• Although not shown, the set top box (STB) 102, in one example, includes an input terminal (e.g. coaxial, Ethernet, etc.) that is configured to receive various video/audios and other information signals that include but are not limited to cable television signals, satellite television signals, streaming data packets, etc. The STB is configured to convert the received signals (e.g. the cable television signal) into a video/audio format that can then be displayed on television. For streaming data services, the STB 102 may also include a WiFi or other wireless transceiver for communication via the wireless AP 100 and the modem 108.
  • Although not shown, the Smartphone 104, in one example, is a mobile phone that is configured with numerous capabilities. These capabilities include the capabilities of a cell phone, a personal digital assistant (PDA), a media player and a GPS navigation unit, among others. In this example, Smartphone 104 has a touchscreen user interface, and has the ability to execute third-party applications. Smartphone 104 also has high-speed mobile broadband 4G LTE internet, motion sensors, and mobile payment mechanisms. For streaming data services, the Smartphone 104 may also include a WiFi or other wireless transceiver for communication via the wireless AP 100 and the modem 108.
  • The television (TV) 106, in one example, is a device that receives audio/video signals in analog or digital format from the STB 104, and outputs visual/audible outputs (e.g. a movie) to the user (i.e. the TV viewer). Television 106 may be any type of TV including but not limited to a cathode ray tube (CRT) TV, plasma TV, liquid crystal display (LCD) TV, light emitting diode (LED) TV, etc.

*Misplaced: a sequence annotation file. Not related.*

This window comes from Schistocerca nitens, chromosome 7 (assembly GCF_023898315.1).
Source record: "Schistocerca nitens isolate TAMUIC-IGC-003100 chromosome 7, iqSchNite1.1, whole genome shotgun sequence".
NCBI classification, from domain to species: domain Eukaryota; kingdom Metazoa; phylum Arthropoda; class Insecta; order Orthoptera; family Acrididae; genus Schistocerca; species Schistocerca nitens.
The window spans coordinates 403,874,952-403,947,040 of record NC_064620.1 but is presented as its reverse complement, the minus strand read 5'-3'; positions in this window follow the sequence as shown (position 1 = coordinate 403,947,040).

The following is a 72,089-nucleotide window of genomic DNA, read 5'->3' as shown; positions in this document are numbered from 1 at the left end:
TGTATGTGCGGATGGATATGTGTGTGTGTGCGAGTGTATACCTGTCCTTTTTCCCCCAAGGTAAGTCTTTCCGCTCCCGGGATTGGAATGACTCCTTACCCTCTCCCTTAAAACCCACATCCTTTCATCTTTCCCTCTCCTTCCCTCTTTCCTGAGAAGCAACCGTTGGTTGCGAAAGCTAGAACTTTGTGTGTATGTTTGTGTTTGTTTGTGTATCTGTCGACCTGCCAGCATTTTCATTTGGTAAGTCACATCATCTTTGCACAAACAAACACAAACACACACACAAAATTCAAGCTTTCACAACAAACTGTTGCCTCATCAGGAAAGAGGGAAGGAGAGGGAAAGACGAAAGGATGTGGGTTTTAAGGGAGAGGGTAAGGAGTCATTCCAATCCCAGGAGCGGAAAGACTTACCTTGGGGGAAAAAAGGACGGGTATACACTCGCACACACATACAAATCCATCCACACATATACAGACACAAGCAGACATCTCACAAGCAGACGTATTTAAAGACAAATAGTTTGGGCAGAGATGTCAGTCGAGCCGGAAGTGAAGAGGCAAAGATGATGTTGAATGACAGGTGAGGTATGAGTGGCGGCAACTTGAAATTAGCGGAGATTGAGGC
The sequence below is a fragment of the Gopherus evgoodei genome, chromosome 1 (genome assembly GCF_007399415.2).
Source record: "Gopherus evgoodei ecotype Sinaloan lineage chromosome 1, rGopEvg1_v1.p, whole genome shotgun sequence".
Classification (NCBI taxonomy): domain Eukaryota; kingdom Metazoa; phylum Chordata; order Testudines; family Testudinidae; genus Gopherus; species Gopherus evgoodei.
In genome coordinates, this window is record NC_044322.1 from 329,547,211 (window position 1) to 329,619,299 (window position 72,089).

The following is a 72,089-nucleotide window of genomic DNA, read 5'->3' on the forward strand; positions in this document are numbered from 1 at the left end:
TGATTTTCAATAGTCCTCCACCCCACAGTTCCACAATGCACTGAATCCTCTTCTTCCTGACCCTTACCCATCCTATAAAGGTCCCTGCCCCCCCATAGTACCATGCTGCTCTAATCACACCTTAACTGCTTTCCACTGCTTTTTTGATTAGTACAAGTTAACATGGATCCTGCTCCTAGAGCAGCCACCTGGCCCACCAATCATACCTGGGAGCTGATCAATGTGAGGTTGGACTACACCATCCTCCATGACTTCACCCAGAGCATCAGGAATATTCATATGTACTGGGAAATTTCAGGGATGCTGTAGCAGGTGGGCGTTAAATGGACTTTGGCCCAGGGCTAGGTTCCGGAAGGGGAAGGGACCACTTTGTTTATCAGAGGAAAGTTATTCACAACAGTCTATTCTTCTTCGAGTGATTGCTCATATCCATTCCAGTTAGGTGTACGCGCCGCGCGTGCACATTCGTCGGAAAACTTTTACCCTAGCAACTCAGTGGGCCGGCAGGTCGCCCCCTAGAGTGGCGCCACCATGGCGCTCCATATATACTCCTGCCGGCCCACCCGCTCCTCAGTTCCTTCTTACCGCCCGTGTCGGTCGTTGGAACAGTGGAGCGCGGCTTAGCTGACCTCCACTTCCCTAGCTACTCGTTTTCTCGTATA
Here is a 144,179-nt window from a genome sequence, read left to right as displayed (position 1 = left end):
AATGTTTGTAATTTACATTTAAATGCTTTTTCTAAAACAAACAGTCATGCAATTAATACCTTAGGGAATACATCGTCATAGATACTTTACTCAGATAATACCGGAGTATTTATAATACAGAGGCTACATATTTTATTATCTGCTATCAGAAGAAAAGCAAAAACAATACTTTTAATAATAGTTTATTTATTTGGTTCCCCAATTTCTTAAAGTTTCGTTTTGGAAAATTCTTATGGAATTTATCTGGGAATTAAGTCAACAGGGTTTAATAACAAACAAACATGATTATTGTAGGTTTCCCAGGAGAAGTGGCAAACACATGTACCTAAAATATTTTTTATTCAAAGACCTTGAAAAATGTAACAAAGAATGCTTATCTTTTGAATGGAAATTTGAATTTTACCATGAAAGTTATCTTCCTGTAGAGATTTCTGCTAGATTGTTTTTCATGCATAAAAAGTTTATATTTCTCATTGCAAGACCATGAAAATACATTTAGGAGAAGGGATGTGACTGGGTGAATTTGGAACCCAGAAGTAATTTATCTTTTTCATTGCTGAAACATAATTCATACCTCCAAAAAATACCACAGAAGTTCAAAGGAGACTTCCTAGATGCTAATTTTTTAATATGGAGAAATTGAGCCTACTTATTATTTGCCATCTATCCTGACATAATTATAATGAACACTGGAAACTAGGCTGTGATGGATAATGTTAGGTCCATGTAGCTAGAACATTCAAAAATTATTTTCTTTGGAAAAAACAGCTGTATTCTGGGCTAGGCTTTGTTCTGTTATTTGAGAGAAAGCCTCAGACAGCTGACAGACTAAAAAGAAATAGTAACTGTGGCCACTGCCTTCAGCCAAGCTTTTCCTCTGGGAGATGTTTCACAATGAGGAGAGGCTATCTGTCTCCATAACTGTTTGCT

• Also included in the system diagram of FIG. 1 is a computer of a content provider 112 (e.g., a computer running a server program that is providing TV or movie data), network 110 (e.g. Internet) and modem 108. The modem 108 is a device that modulates signals to encode digital information and demodulates signals to decode the transmitted information. For example, modem 108 is configured to convert signals that are transmitted between network 110 and AP 100. Modem 108 may be any type of modem of sufficient bandwidth for a particular streaming or other data service, including but not limited to dial-up, broadband (e.g. cable modem, fiber network modem, digital subscriber line, etc.) that converts signals between the network and AP 100. In some applications, modem 108 may be purchased at an electronics store, or may be provided to the viewer by their cable/internet provider company.
  • It should be noted that although STB 102, television 106 and Smartphone 104 are shown as part of the WLAN, other devices may also be included as part of the WLAN and would also communicate with AP 100. Examples of other devices that may connect to the WLAN include but are not limited to tablet computers, laptop computers or any wireless device that is configured to receive streaming data from AP 100. It should also be noted that the communication connections shown in FIG. 1 (i.e. lightning bolts) may be wireless, wired, or various combinations of wireless/wired connections. For example, while wireless AP 100 may communicate wirelessly to STB 102 and Smartphone 104 (and possibly other wireless devices not shown), a wired connection (e.g. High Definition Multi-media Interface HDMI) may be found between television 106 and STB 102, and other wired connections (e.g. Ethernet, Universal Serial Bus USB, Fiber-Optic Cable) may be found between AP 100 and modem 108, between modem 108 and network 110, and between network 110 and content provider 112.